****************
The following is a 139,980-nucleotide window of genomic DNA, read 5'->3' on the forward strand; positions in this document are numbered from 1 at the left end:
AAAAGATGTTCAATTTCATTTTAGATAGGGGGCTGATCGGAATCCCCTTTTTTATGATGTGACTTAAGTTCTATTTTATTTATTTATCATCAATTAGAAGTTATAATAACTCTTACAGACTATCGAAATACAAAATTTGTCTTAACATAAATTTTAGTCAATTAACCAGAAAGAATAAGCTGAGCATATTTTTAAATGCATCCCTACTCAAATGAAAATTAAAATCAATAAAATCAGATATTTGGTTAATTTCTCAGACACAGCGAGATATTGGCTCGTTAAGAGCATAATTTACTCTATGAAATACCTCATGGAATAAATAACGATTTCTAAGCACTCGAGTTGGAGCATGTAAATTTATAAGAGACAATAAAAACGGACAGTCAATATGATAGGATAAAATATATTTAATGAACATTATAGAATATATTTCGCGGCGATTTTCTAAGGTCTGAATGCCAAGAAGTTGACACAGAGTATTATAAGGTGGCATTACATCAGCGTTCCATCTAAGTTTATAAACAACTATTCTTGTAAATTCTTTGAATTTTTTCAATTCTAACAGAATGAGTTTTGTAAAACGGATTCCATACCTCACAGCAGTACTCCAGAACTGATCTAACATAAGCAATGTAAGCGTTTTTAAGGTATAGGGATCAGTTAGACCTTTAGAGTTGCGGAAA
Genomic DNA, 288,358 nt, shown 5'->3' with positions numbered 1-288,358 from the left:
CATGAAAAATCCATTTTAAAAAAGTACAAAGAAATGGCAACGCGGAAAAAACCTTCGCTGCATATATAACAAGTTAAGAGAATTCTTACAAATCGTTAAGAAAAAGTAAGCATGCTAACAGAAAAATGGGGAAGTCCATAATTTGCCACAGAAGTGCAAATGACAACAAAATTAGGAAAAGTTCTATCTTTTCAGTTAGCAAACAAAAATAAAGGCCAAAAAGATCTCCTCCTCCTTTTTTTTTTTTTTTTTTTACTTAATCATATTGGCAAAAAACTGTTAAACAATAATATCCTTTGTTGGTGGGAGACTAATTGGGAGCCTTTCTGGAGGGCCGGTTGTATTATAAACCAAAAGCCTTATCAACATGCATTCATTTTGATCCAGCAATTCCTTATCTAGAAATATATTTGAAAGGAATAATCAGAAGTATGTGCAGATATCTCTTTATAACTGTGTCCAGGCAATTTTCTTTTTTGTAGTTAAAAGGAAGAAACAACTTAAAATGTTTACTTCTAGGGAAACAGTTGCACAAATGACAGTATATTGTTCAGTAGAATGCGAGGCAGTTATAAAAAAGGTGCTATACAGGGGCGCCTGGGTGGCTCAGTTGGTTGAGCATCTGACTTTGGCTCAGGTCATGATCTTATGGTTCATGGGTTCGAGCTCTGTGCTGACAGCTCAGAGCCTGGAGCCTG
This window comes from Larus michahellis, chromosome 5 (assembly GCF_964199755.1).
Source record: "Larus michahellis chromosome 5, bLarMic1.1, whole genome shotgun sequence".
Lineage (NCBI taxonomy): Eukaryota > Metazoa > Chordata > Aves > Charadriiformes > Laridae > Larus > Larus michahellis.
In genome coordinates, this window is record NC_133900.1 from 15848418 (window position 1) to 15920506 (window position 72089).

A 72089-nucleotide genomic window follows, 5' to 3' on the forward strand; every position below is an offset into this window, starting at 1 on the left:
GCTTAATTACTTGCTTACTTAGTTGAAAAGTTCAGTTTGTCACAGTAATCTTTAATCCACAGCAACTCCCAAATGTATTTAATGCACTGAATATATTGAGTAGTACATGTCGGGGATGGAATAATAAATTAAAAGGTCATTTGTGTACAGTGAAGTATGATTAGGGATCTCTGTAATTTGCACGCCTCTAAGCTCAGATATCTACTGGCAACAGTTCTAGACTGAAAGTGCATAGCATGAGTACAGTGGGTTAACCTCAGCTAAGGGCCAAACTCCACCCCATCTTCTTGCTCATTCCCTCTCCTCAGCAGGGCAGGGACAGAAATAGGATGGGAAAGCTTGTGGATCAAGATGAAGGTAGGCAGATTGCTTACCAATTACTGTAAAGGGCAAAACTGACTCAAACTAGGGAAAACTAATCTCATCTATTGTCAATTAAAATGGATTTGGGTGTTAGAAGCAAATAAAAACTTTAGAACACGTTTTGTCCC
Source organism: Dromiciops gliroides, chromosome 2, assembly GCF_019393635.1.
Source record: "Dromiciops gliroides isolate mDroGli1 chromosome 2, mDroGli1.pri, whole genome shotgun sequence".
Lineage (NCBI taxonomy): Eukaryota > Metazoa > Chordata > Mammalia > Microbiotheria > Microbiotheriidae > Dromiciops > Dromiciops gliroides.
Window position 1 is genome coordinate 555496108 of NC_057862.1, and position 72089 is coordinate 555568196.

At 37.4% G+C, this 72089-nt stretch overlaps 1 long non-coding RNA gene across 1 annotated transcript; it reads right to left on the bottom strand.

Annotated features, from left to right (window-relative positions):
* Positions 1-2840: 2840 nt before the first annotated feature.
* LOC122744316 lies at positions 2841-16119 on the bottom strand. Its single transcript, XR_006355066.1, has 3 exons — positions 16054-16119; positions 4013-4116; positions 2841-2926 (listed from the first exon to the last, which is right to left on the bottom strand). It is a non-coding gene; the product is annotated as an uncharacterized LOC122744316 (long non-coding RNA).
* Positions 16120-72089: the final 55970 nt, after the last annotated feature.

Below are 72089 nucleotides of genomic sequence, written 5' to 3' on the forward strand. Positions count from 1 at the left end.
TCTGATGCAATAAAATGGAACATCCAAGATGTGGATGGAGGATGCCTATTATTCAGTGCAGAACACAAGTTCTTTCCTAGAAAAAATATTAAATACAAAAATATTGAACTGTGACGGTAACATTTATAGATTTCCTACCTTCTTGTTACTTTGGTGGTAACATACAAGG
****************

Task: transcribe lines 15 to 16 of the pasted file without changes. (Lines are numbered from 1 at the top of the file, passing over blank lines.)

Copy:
At 37.4% G+C, this 72089-nt stretch overlaps 1 long non-coding RNA gene across 1 annotated transcript; it reads right to left on the bottom strand.

Annotated features, from left to right (window-relative positions):